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Family Equality Council On FMLA: Protecting Our Families When They’re Most Vulnerable

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This guest article is by Emily Hecht-McGowan, Director of Public Policy for Family Equality Council.

Today, we are celebrating the 20th anniversary of the Family Medical Leave Act (FMLA), and the inclusion of our families in this important law. Since 1993, Americans have accessed benefits under FMLA over 100 million times, and we’ve worked hard as a community to make sure this protection extends to our lives and our families.

What is the Family & Medical Leave Act?

FMLA is the only federal law that allows workers to take leave without endangering their job. Eligible workers can take up to 12 weeks of unpaid leave for health conditions, to bond with a new child, or to care for an ill family member.

Because of our work with the US Department of Labor and our national coalition partners, the FMLA coverage was expanded in 2010 to allow non-legally recognized parents to take leave when their children are sick. In other words, due to this change many of our families now have access to this critical family benefit – including same-sex spouses or domestic partners who are unable to adopt or otherwise become legal parents to the children they are raising.

These provisions can make a tremendous difference for our families, especially when we live in states that don’t permit joint or second-parent adoptions.

What impact does this have on Families? Gina, Pauline, and Lily’s experience with FMLA

Gina Patterson and her wife Pauline were one of the first same-sex couples married in New York – and at the time Pauline was three months pregnant with their daughter Lily. Full of hope for their life together and excited to be welcoming a daughter into their lives, Gina and Pauline were grateful to be happy, healthy, and legally recognized as a family.

When Lily was finally born, Pauline, as Lily’s biological mother, was able to take 12 weeks of paid leave to care for Lily – much like mothers across the country do every day.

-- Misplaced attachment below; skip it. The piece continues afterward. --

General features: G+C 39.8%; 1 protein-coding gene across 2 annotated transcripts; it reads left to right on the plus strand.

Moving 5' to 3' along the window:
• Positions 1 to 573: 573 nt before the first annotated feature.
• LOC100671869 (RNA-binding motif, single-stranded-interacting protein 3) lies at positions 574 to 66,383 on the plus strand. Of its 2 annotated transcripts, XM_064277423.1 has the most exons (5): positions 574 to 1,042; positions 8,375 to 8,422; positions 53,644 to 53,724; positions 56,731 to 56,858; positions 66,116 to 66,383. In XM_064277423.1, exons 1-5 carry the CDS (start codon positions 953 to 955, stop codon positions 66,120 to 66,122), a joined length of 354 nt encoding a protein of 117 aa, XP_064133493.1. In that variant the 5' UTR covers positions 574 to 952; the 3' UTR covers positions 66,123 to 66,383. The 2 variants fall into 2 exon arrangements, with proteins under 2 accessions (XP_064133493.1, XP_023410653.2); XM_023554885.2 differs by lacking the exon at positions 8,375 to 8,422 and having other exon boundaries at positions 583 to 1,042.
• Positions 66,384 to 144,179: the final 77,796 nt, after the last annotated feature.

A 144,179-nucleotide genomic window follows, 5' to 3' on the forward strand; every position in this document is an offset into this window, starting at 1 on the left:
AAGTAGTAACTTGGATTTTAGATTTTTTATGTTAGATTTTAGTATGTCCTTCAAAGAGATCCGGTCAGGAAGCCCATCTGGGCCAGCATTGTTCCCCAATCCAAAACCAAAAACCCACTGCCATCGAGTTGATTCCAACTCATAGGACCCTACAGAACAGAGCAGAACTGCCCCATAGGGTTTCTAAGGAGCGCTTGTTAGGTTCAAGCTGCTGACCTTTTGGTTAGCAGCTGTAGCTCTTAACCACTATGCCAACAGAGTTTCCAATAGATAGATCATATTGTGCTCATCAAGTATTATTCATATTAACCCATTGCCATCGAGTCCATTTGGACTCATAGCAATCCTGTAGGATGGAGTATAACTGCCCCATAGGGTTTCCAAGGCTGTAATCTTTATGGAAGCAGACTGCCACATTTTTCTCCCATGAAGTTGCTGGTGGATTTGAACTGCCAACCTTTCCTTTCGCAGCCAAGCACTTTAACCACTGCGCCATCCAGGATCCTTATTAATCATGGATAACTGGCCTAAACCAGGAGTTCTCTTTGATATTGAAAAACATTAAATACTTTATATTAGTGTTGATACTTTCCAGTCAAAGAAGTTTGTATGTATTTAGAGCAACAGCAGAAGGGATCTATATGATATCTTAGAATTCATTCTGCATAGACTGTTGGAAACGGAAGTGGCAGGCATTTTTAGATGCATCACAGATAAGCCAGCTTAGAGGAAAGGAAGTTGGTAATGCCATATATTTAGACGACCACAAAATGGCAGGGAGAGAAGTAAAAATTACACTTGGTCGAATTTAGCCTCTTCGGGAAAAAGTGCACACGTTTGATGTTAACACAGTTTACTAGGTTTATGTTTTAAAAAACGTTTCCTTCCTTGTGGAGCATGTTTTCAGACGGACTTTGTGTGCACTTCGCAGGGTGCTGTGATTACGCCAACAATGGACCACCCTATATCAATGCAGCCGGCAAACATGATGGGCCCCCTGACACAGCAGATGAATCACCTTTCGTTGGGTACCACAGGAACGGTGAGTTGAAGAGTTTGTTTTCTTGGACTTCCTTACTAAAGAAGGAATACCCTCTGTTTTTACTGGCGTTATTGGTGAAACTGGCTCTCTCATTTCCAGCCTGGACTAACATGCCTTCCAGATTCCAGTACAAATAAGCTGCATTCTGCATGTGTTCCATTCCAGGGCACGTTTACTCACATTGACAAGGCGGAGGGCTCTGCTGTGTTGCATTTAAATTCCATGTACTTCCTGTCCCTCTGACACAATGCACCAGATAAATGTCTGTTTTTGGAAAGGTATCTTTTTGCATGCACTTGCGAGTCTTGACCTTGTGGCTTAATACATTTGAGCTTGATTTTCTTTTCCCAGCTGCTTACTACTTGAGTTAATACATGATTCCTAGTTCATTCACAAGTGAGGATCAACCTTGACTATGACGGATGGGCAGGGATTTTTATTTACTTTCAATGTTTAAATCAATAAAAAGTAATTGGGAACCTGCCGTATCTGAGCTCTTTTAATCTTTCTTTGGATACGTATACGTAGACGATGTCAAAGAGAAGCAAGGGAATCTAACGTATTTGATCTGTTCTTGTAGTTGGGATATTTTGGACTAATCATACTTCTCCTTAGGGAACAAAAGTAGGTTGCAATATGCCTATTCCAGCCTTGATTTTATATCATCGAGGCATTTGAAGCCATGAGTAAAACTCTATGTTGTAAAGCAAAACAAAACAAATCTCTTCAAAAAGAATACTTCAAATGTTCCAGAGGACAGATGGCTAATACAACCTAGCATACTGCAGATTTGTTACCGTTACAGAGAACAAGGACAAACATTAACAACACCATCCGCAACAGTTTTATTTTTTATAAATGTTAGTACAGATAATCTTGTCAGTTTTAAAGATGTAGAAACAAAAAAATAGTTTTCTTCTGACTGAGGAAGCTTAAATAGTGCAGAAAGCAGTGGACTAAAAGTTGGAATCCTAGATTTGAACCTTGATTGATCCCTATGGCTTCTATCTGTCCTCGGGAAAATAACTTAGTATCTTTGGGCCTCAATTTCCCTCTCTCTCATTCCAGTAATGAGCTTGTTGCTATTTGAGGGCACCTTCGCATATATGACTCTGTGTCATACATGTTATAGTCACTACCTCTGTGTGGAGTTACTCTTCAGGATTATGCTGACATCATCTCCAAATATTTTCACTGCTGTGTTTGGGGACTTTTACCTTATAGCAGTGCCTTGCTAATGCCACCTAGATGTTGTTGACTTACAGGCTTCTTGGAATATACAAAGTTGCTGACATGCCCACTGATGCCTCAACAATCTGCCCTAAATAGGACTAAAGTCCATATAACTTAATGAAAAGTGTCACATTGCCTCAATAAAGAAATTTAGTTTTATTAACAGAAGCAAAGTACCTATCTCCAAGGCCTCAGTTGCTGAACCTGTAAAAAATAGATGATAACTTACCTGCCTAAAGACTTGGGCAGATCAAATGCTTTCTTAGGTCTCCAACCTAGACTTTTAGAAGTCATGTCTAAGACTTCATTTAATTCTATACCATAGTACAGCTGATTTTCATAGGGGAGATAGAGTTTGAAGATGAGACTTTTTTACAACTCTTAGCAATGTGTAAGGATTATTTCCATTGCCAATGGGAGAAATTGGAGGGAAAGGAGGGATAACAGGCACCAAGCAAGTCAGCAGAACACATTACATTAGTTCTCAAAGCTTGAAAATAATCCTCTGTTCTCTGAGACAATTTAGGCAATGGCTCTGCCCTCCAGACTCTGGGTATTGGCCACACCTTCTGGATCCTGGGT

But as many new parents know, those 12 weeks go by quickly. Lily wasn’t nearly ready for daycare, and as two working Moms — Gina works for the New York state court system and Pauline is a music publisher – they were facing difficult decisions just as all new parents must.

Knowing that she hadn’t yet had the chance to spend time watching their baby grow and develop and caring for her, and since Gina, a lawyer, knew her options under the expanded FMLA coverage, she applied to take federal unpaid child care leave to care for Lily.

Unlike most opposite-sex couples, who have less trouble accessing these programs and services, Gina was asked for a note from Lily’s pediatrician saying that she should be able to take time off to care for her daughter.  The FMLA expansion that our community secured in 2010 ensured that Lily never lacked the love and nurturing of both her parents could provide.

Because of Gina’s background in the law she was prepared for the amount of advocacy she would need to do on her own behalf to access this coverage – and Lily benefited from Gina’s knowledge and experience.

This is a common experience for many LGBT parents, whether at the doctor’s office or at their child’s school, but not all families are as informed about the law or as prepared to take on this added burden of explaining to schools, doctors, and employers about the vagaries of the legal ties many of us have to our children.

Fortunately, Gina’s workplace was a welcoming one and once the HR department confirmed that Gina was eligible as a parent standing in loco parentis to take leave to care for Lily, and she was able to get the time off she needed.

While Gina, Pauline, & Lily’s story has a happy ending, and baby Lily was never denied having loving mothers when she needed them most, many families have been denied this vital protection.

Where do we go from here?

Many parents are unaware that this coverage exists and not all of these stories are as cut and dry.

Mothers and fathers all over the United States should be able to care for their families in their most vulnerable times without endangering their job. Because of FMLA – and specifically the inclusion of our families in it – many parents who are LGBT are covered, and can focus on the important task of caring for their family.

We are looking forward to building on our successes and to ensuring that our families are completely protected and included. However, there are still important changes to be made. Right now, same-sex spouses/partners are not currently covered under FMLA, in part because of the Defense of Marriage Act (DOMA). We are continuing to work with the Obama administration and our organizational partners to make sure this law includes us completely. We support the Family and Medical Leave Inclusion Act, which would expand the Family and Medical Leave Act to permit an employee to take up to twelve weeks of unpaid leave from work to care for their same-sex spouse/partner with a serious health condition.

We also support the Healthy Families Act, a bill that would provide paid sick leave for all workers to care for their families, including LGBT parents and same-sex spouses/partners.